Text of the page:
a huge basin of lake water on the left for dishwashing and potable water stored high right for easy pouring. Even the loft ladder swung up to keep floor space clear. Clearly, thought had gone into every inch of this layout.
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WELCOME DISTRACTION – Card games with Kevin keep Abbie and Milo entertained.
Photo by Lucie B. Amundsen
More Adventure
After a light supper, I settled in to unpack while Jason grabbed some ski time. Although Tom was already tired, he opted to join Jason. Shortly after they left, a brisk snow began to fall, leaving Kevin and I to stoke the fire, make tea and settle into some card games with the children. I was starting to feel all of my anxiety about this trip was for naught when, while dealing the next hand, the passage of time hit me: Jason and Tom really should have been back by now.
    Dusk was sweeping in and I noticed Jason’s headlamp sitting on the sill near where his ski pants lay. A list was forming of all the things he didn’t have: food, water, GPS, cell service.  
    In an effort to make the cabin more visible in the growing dark, I lit every wall-mounted propane lantern and started to talk in my high voice reserved for lies. “Did I ever tell you about all that survival training Daddy got in the army?” I neglected to mention that he had been in Kentucky. More forced games, swallows of tea, nervous looks and then – we heard people outside our door. I hopped up from the table so fast I knocked over my chair, but despite the blackness of night I could tell immediately it was not our people. These were the hard-core skiers from the cabin one lake over. They had seen Jason and Tom. “They’re probably about half an hour behind us,” said the man wearing one of those full-body ski suits rarely seen outside of competitive sports. “They followed us onto one of the back trails. Man, it was a tough climb, especially in this storm.”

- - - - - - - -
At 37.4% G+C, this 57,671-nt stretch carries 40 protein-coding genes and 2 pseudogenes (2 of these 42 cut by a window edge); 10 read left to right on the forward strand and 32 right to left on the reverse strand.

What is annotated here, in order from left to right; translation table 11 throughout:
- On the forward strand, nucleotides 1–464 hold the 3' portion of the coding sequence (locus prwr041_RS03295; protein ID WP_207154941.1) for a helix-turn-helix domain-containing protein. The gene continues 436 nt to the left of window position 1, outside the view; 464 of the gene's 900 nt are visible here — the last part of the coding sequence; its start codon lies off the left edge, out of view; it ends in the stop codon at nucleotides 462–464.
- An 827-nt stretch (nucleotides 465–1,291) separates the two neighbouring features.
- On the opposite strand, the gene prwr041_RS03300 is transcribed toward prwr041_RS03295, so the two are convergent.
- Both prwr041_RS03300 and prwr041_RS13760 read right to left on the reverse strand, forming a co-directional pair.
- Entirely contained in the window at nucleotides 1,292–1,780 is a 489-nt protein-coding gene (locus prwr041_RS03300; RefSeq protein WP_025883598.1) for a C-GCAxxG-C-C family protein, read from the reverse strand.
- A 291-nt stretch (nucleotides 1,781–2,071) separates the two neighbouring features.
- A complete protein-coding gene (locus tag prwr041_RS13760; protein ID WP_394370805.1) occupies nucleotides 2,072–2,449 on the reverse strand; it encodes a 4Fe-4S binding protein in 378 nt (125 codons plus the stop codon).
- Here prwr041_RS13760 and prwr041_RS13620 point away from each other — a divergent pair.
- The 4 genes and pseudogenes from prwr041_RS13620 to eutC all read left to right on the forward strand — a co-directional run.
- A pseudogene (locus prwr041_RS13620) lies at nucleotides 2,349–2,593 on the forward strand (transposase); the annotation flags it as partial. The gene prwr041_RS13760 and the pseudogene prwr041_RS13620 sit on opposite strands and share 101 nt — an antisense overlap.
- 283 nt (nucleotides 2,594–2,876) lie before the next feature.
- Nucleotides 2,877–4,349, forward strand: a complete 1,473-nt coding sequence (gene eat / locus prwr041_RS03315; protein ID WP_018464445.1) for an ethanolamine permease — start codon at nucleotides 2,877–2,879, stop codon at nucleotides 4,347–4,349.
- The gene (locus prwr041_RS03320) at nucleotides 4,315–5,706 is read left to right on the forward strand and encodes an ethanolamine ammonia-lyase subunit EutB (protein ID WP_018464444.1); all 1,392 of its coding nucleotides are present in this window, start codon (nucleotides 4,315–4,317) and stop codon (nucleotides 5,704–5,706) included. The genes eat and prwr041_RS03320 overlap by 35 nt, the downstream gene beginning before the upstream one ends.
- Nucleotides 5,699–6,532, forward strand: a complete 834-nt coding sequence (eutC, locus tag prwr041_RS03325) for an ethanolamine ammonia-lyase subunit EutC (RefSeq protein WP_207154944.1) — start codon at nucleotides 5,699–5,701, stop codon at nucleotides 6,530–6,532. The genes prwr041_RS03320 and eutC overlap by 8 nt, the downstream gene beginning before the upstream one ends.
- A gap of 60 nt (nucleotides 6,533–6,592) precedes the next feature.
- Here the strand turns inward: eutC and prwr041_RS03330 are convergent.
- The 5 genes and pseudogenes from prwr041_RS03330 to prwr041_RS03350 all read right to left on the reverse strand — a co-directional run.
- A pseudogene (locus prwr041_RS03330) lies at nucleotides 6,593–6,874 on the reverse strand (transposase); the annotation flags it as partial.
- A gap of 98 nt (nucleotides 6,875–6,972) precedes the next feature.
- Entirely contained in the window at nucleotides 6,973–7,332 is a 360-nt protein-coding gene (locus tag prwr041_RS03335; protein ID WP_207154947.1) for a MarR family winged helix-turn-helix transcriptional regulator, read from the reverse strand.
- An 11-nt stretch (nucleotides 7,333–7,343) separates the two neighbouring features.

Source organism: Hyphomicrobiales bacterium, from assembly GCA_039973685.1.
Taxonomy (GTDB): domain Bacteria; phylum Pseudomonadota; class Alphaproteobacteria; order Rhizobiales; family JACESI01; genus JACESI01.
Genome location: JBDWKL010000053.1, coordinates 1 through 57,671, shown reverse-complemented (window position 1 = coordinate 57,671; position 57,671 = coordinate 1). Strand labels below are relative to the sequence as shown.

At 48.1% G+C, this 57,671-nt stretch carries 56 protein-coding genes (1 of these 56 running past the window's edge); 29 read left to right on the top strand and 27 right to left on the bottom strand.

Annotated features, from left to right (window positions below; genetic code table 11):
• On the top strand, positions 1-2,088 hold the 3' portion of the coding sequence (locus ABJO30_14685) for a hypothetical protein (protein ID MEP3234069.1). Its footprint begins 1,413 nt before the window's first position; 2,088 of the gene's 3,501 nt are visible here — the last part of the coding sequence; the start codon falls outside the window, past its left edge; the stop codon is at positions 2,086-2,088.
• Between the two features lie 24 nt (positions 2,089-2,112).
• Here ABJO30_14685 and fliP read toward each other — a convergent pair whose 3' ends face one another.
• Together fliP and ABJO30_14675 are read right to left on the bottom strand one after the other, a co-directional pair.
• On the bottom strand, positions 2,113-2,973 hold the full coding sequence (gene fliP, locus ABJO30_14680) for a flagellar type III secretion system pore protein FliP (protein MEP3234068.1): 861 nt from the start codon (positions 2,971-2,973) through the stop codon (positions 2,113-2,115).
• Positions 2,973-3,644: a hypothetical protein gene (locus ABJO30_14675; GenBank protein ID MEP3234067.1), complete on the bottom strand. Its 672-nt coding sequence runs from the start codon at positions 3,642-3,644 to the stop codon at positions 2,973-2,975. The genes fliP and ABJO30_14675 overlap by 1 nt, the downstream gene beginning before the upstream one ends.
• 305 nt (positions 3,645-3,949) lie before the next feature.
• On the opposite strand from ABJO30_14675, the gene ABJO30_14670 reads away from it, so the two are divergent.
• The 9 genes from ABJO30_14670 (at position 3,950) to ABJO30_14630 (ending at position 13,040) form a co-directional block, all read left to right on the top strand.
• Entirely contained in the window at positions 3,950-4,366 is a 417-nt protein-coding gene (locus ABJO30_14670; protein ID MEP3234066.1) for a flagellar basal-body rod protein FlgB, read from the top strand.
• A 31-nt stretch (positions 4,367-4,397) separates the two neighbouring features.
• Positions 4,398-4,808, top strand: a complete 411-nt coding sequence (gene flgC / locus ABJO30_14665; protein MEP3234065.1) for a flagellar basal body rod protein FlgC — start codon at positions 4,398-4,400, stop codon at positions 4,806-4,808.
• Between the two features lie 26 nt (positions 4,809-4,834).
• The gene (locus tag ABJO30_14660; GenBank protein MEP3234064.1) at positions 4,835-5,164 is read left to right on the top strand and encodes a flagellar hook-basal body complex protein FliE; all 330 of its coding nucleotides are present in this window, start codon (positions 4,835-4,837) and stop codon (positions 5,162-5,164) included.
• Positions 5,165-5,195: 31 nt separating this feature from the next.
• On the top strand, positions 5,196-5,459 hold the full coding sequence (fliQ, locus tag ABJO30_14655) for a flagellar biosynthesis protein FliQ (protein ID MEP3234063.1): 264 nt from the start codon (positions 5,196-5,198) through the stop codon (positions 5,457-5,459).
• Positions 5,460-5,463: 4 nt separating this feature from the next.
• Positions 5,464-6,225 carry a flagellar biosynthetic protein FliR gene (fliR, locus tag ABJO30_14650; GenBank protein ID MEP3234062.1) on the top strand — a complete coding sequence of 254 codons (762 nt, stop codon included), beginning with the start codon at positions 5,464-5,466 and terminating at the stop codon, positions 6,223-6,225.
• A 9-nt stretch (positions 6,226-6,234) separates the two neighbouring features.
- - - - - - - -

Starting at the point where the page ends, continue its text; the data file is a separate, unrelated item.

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COZY CABIN – Jason and Milo enjoy the warmth from the small cabin's only heat source: the wood-burning stove.
Photo by Lucie B. Amundsen
Now if Mr. Hard Body Olympics was daunted, how were Tom and my cubical-dwelling husband faring? At this point, concern tipped over into fright.
    When the next 30 minutes came up empty, the now nervous children insisted on donning snowshoes and headlamps to walk up the trail with me and cast some light. Until we headed out, I hadn’t understood just how much it was snowing. In fact, flakes were really all the headlamp illuminated. I couldn’t imagine how the pair could see anything, much less keep to a rugged trail.
    Stomping around our island in the snow, every snowdrift looked like it contained a body and my voice was now so high it cracked. Eventually, with guilty thoughts of how underinsured our family is, I led the children back and we settled into an uneasy quiet.
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BURIED DEEP – Kevin and Tom instructed the group in the joys of the "snow freefall."
Photo by Lucie B. Amundsen
The Return